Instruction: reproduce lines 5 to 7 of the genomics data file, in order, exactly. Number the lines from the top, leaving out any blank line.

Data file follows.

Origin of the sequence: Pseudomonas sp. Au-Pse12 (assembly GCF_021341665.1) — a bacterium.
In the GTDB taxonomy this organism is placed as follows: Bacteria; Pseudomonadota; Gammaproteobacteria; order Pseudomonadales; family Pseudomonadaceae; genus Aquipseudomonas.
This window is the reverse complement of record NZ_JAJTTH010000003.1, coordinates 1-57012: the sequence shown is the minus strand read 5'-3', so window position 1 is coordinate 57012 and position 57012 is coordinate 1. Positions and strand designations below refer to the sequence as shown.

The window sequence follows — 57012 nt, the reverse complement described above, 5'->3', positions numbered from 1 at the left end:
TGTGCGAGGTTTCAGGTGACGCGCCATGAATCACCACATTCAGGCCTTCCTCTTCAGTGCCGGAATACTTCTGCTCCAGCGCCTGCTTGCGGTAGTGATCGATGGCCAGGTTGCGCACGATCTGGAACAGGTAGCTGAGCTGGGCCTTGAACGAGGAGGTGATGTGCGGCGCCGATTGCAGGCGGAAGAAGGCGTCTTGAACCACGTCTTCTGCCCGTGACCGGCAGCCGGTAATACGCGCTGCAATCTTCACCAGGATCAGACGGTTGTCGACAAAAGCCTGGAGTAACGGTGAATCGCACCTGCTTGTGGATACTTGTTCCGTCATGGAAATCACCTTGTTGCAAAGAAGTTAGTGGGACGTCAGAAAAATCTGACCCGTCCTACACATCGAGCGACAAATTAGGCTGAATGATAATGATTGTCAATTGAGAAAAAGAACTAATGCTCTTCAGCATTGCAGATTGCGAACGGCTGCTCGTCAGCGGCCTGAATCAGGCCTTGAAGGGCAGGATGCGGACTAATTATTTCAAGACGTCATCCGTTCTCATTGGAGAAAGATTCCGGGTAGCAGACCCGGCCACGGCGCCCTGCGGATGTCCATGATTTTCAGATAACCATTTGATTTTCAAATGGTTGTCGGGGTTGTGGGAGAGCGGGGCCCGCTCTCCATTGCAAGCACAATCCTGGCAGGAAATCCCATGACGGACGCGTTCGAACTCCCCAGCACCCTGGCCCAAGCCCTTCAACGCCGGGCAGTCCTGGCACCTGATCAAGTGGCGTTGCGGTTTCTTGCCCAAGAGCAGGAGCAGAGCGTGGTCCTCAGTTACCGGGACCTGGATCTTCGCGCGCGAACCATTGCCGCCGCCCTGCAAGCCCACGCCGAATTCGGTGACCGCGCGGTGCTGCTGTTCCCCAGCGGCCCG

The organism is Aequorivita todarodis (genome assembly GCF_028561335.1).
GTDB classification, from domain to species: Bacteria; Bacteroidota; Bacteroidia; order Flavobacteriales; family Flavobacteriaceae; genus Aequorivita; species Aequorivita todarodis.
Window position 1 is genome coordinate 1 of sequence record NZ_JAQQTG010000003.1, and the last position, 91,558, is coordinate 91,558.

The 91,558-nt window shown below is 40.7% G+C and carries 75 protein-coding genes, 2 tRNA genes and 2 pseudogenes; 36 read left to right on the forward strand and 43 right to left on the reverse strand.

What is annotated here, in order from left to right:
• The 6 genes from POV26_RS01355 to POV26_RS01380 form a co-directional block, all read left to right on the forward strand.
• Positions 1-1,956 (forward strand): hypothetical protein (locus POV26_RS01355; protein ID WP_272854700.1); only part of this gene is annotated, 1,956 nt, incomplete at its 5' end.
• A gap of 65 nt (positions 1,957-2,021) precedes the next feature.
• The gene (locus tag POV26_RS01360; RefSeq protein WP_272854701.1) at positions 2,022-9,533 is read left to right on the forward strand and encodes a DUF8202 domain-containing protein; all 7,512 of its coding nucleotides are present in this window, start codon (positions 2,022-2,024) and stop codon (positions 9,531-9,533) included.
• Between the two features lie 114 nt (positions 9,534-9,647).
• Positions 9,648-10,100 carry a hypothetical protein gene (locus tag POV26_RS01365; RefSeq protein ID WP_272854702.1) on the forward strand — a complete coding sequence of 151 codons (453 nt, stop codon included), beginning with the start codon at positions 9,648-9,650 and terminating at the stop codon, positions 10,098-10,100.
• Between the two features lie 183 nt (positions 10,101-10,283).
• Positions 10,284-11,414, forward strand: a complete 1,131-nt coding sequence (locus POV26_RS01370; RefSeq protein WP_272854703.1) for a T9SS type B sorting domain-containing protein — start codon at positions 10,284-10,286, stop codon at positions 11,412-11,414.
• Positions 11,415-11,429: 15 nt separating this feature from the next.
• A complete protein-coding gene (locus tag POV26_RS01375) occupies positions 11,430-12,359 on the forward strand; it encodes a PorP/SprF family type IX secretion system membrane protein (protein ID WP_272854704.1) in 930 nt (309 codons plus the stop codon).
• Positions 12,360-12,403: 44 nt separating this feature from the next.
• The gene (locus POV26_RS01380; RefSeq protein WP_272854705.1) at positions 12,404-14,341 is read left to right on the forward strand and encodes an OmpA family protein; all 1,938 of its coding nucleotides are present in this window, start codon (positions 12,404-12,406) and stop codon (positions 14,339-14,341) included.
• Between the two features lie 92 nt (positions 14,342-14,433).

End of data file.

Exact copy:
TGTGCGAGGTTTCAGGTGACGCGCCATGAATCACCACATTCAGGCCTTCCTCTTCAGTGCCGGAATACTTCTGCTCCAGCGCCTGCTTGCGGTAGTGATCGATGGCCAGGTTGCGCACGATCTGGAACAGGTAGCTGAGCTGGGCCTTGAACGAGGAGGTGATGTGCGGCGCCGATTGCAGGCGGAAGAAGGCGTCTTGAACCACGTCTTCTGCCCGTGACCGGCAGCCGGTAATACGCGCTGCAATCTTCACCAGGATCAGACGGTTGTCGACAAAAGCCTGGAGTAACGGTGAATCGCACCTGCTTGTGGATACTTGTTCCGTCATGGAAATCACCTTGTTGCAAAGAAGTTAGTGGGACGTCAGAAAAATCTGACCCGTCCTACACATCGAGCGACAAATTAGGCTGAATGATAATGATTGTCAATTGAGAAAAAGAACTAATGCTCTTCAGCATTGCAGATTGCGAACGGCTGCTCGTCAGCGGCCTGAATCAGGCCTTGAAGGGCAGGATGCGGACTAATTATTTCAAGACGTCATCCGTTCTCATTGGAGAAAGATTCCGGGTAGCAGACCCGGCCACGGCGCCCTGCGGATGTCCATGATTTTCAGATAACCATTTGATTTTCAAATGGTTGTCGGGGTTGTGGGAGAGCGGGGCCCGCTCTCCATTGCAAGCACAATCCTGGCAGGAAATCCCATGACGGACGCGTTCGAACTCCCCAGCACCCTGGCCCAAGCCCTTCAACGCCGGGCAGTCCTGGCACCTGATCAAGTGGCGTTGCGGTTTCTTGCCCAAGAGCAGGAGCAGAGCGTGGTCCTCAGTTACCGGGACCTGGATCTTCGCGCGCGAACCATTGCCGCCGCCCTGCAAGCCCACGCCGAATTCGGTGACCGCGCGGTGCTGCTGTTCCCCAGCGGCCCG

The organism is Aequorivita todarodis (genome assembly GCF_028561335.1).
GTDB classification, from domain to species: Bacteria; Bacteroidota; Bacteroidia; order Flavobacteriales; family Flavobacteriaceae; genus Aequorivita; species Aequorivita todarodis.